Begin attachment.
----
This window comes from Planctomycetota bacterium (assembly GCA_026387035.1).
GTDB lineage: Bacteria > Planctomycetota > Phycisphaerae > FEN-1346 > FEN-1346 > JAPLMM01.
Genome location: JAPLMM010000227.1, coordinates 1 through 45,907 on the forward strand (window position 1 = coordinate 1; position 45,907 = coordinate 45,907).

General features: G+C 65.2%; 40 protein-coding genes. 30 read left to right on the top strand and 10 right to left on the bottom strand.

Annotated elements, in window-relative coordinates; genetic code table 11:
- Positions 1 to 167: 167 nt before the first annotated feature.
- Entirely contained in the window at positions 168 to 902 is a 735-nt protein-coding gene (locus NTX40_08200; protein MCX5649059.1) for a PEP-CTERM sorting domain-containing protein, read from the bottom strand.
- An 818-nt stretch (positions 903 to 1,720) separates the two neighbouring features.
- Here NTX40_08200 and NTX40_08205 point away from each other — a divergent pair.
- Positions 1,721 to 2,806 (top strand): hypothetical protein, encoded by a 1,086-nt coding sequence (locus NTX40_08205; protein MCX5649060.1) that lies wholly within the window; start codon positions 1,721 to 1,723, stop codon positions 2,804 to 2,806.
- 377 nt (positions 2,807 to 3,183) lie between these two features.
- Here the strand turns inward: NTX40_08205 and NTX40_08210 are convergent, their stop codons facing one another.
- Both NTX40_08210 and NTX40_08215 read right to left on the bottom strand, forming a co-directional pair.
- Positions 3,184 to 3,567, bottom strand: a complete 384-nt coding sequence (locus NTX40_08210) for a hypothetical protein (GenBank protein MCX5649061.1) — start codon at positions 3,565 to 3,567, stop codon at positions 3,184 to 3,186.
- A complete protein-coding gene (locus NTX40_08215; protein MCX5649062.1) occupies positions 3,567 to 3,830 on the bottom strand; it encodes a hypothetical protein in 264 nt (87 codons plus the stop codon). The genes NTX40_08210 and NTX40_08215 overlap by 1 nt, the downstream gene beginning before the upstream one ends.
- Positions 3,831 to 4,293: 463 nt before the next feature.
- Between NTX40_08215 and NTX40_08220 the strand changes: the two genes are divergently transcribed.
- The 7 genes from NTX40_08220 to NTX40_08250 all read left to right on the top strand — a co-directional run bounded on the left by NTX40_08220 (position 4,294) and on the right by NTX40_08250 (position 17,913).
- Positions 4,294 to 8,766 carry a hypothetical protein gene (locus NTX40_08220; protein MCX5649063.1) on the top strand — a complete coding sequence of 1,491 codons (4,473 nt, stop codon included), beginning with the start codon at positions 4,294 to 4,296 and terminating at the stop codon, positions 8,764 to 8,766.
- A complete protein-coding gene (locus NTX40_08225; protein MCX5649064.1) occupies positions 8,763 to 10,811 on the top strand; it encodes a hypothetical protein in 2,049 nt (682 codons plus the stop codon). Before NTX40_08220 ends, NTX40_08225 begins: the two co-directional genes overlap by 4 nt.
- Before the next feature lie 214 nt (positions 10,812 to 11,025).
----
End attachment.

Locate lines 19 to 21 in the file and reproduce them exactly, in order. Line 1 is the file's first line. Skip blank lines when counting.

- Positions 4,294 to 8,766 carry a hypothetical protein gene (locus NTX40_08220; protein MCX5649063.1) on the top strand — a complete coding sequence of 1,491 codons (4,473 nt, stop codon included), beginning with the start codon at positions 4,294 to 4,296 and terminating at the stop codon, positions 8,764 to 8,766.
- A complete protein-coding gene (locus NTX40_08225; protein MCX5649064.1) occupies positions 8,763 to 10,811 on the top strand; it encodes a hypothetical protein in 2,049 nt (682 codons plus the stop codon). Before NTX40_08220 ends, NTX40_08225 begins: the two co-directional genes overlap by 4 nt.
- Before the next feature lie 214 nt (positions 10,812 to 11,025).